In This Article Expand or collapse the "in this article" section Aramaic

  • Introduction
  • Comprehensive Resources
  • Overviews
  • Definitions of Aramaic and Its Unity
  • Periodization, Dialects, and Dialectology
  • Ancient Aramaic Literature in Translation
  • Old and Imperial Aramaic Language and Texts
  • Old Aramaic Language and Texts
  • Imperial Aramaic Language and Texts
  • Biblical Aramaic
  • Texts in Other Scripts: P. Amherst 63 and the Uruk Incantation
  • Aramaic Scripts
  • Middle Aramaic: General
  • Middle Aramiac: Specific Corpora
  • Middle Aramaic Dialects
  • Late Aramaic: General
  • Christian Palestinian Aramaic
  • Jewish Palestinian Aramaic
  • Samaritan
  • Syriac
  • Jewish Babylonian Aramaic
  • Mandaic
  • Targum: Texts and Language
  • Neo-Aramaic

Jewish Studies Aramaic
Aaron Koller
  • LAST REVIEWED: 18 August 2021
  • LAST MODIFIED: 27 April 2017
  • DOI: 10.1093/obo/9780199840731-0149


Aramaic has been recorded for the past three thousand years. It began as a local language in Syria, before expanding to be written and then spoken throughout the Near East for more than a millennium. Later, after the Arab conquests, Aramaic gave way to Arabic in the whole region, except for some small pockets in northern Syria and Iraq and southern Turkey, where it was spoken until the late 20th century. Long-term political developments in the region, as well as the crises of the early 21st century, have made its future very uncertain, and the last native speakers of a number of dialects have already died. Aramaic is a Semitic language and, more specifically, a member of the Northwest Semitic branch of the tree. It is thus related rather closely to Hebrew, and somewhat more distantly related to Arabic. Over the course of its long history, however, it has long been in contact with these languages and others, and has left a deep imprint within Hebrew and Arabic, as well as within unrelated languages such as Persian. From early in its history, there are monumental and other inscriptions in Aramaic. From the Achaemenid Empire, in which Aramaic was the official language of communication, letters, contracts, and belles-lettres have been preserved, especially in the dry climate of Egypt. The literary texts include eastern texts such as the proverbs of Ahiqar, an Aramaic translation of Darius’s great inscription from Bīsotūn, a massive administrative customs text that reveals details of the sea-borne trade for the year 475 BCE, and a story about Hor bar Punesh. There are Aramaic passages in the Bible, from isolated words in Genesis to a single sentence in Jeremiah, to four chapters in Ezra and six in Daniel. The imperial use of Aramaic masked dialectal differences, but following the breakup of the Persian empire, a broad diversity of dialects flourished across the region. Thousands of epigraphic texts remain from this time, as well as examples of what was once clearly a rich and flourishing literature. Among the Dead Sea Scrolls, for example, a few dozen Aramaic texts have been identified, pointing to a much larger library of such texts that has been lost. The literatures of many of the religious groups that flourished in the Near East in Roman and Byzantine times were written in Aramaic. These texts continue to be studied and recited, and thus some dialects of Aramaic, such as Syriac, Mandaic, and Samaritan Aramaic, as well as Jewish texts in dialects from the east (Babylonia) and west (Palestine), continue to live on as liturgical languages.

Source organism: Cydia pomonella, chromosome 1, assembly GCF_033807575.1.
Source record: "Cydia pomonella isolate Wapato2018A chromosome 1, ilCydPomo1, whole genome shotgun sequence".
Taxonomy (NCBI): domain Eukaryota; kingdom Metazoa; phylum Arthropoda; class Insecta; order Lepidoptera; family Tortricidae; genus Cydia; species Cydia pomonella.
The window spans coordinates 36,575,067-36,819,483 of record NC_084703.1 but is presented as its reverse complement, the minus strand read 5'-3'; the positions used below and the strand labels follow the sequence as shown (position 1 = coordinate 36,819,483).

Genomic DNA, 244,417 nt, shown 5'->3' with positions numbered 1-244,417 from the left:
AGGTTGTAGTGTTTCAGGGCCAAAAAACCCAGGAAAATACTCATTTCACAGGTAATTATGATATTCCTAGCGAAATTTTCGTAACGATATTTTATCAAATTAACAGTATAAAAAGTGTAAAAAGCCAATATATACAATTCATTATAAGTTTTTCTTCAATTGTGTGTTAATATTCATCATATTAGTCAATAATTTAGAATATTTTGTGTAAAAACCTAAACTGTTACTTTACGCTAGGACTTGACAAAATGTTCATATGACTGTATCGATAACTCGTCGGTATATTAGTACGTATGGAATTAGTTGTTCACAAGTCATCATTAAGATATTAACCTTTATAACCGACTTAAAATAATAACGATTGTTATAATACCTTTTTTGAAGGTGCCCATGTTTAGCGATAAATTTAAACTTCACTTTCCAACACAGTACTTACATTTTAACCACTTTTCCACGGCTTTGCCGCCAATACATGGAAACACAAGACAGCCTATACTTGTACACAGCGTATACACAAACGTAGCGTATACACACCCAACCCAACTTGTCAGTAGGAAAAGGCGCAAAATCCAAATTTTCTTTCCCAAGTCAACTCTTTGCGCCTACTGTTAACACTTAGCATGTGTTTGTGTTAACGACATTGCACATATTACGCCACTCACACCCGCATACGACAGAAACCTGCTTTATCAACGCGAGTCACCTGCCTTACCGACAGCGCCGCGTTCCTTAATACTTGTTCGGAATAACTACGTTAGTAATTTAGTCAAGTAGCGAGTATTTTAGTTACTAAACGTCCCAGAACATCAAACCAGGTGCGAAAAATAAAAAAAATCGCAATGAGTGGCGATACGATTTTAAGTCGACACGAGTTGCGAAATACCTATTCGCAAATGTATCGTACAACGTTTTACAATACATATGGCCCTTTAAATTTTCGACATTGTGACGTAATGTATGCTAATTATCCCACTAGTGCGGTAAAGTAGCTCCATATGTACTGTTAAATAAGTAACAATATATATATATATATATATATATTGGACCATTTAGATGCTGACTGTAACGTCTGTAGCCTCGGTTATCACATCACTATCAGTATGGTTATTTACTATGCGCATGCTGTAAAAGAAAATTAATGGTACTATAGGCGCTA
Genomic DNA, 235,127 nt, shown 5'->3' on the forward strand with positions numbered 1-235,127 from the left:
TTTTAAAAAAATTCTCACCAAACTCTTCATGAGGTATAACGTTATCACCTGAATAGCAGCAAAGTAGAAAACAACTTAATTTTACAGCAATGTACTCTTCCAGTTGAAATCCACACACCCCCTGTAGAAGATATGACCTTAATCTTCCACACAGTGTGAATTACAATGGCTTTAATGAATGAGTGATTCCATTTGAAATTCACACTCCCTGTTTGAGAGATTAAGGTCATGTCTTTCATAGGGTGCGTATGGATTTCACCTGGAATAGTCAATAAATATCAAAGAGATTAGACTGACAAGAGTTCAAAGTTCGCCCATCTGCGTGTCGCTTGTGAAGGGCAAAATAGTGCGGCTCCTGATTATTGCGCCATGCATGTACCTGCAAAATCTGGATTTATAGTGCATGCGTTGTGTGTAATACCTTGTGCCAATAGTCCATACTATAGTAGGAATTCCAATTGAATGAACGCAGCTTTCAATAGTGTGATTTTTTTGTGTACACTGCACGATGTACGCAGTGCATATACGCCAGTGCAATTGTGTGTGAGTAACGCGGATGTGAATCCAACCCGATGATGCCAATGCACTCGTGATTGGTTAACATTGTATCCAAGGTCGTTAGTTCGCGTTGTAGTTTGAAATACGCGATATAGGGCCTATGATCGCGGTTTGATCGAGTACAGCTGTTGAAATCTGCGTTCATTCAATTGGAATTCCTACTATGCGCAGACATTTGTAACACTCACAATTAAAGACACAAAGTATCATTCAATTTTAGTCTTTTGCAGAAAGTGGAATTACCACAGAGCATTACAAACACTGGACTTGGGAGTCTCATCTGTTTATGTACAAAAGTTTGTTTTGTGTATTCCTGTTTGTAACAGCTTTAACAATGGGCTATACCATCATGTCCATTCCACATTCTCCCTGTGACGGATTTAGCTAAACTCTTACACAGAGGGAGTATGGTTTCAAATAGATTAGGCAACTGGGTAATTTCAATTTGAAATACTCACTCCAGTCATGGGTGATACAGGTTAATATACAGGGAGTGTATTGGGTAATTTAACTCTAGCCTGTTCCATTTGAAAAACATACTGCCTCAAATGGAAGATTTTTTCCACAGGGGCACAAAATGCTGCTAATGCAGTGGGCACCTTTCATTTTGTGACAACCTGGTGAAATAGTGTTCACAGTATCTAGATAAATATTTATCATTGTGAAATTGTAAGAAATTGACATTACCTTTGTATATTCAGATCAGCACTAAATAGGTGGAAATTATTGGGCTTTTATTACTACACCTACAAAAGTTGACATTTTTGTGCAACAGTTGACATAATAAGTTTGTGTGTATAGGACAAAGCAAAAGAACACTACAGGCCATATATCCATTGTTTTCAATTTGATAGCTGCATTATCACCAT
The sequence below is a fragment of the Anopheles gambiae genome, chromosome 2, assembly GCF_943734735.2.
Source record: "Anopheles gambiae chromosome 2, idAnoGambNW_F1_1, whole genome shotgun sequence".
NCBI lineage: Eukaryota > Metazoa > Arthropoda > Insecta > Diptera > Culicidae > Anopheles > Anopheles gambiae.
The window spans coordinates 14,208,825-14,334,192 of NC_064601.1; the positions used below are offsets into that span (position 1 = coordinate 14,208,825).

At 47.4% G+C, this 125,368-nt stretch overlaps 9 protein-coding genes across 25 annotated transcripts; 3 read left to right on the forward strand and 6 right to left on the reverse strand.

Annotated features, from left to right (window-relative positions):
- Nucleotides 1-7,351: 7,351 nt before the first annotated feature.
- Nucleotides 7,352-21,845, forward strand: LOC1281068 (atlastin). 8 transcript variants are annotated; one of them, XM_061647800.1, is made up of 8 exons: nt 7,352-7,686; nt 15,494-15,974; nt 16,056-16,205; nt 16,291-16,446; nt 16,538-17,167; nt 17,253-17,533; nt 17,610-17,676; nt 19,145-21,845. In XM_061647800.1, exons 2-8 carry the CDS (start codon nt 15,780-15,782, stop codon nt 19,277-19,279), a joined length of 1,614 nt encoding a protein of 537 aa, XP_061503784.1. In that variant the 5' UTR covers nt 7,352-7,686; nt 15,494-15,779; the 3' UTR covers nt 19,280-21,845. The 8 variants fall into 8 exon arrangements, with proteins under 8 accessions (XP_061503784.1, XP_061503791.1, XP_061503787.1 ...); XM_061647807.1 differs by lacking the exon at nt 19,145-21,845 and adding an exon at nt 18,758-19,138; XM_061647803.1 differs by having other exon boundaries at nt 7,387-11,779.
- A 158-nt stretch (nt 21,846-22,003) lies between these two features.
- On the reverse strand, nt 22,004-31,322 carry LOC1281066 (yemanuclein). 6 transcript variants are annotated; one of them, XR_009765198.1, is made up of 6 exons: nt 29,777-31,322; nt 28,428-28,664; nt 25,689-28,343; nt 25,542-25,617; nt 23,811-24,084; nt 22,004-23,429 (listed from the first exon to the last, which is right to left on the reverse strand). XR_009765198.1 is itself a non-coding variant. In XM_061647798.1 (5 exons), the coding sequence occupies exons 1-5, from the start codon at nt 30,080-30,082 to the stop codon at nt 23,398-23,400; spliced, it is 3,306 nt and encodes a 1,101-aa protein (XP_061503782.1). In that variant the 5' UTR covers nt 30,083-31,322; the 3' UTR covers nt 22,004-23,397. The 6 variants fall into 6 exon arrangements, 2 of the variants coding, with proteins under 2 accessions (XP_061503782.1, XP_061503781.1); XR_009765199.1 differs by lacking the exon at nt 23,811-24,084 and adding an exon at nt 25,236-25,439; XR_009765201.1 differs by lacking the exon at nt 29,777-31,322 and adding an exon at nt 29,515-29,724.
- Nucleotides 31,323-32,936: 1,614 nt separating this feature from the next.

Comprehensive Resources

There are few resources that cover all dialects of Aramaic. Rosenthal 1967 is a textbook for classroom use that contains samples of all the major dialects, along with glossaries, that can be used profitably; it reflects the state of the field fifty years ago. The Comprehensive Aramaic Lexicon is a massive and highly ambitious database that should be consulted regularly by anyone studying Aramaic.

  • Comprehensive Aramaic Lexicon.

    As of January, 2015, the CAL has “a database of approximately 3 million lexically parsed words,” which can be searched in many ways. It digitizes critical editions of texts as they are published, and also contains lexicon (with references to other published dictionaries) and a bibliography.

  • Rosenthal, Franz. An Aramaic Handbook. 4 vols. Porta Linguarum Orientalium 10. Wiesbaden, Germany: Harrassowitz, 1967.

    This four-volume work contains text specimens of Aramaic dialects from Old Aramaic through Modern dialects, east, west, and central. Each chapter was written by a specialist, and contains texts, translations, and glossaries. Many need to be updated in light of subsequent discoveries and research, but this is still the broadest selection of texts available.

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